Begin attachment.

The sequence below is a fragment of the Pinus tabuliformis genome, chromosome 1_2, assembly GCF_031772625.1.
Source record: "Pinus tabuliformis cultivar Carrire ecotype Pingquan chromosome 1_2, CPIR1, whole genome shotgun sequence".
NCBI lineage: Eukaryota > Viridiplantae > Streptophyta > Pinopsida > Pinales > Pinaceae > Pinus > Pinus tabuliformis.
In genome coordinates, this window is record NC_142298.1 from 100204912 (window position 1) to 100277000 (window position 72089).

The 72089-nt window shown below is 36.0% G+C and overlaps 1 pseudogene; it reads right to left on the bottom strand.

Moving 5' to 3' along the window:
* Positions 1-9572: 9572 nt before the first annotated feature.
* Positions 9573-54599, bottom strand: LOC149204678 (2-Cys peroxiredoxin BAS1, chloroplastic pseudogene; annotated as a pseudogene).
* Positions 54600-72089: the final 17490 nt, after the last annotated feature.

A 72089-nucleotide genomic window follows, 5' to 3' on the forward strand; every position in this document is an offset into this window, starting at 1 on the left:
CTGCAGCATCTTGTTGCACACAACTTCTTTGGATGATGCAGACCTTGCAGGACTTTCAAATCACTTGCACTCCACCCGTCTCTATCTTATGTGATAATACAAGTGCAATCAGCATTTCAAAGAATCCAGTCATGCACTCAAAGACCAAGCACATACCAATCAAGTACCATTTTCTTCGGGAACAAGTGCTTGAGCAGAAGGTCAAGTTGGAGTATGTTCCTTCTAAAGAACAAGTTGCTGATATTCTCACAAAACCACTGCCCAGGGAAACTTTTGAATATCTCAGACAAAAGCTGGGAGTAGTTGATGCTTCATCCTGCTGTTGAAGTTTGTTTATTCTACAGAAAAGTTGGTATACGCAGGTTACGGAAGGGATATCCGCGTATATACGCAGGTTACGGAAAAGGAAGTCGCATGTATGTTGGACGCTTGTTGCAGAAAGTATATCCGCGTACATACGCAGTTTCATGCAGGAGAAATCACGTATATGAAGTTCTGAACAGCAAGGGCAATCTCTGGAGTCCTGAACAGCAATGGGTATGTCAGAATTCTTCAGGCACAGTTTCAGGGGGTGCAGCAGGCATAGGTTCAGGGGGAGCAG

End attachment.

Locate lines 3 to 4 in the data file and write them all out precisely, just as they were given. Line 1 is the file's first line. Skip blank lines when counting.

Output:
NCBI lineage: Eukaryota > Viridiplantae > Streptophyta > Pinopsida > Pinales > Pinaceae > Pinus > Pinus tabuliformis.
In genome coordinates, this window is record NC_142298.1 from 100204912 (window position 1) to 100277000 (window position 72089).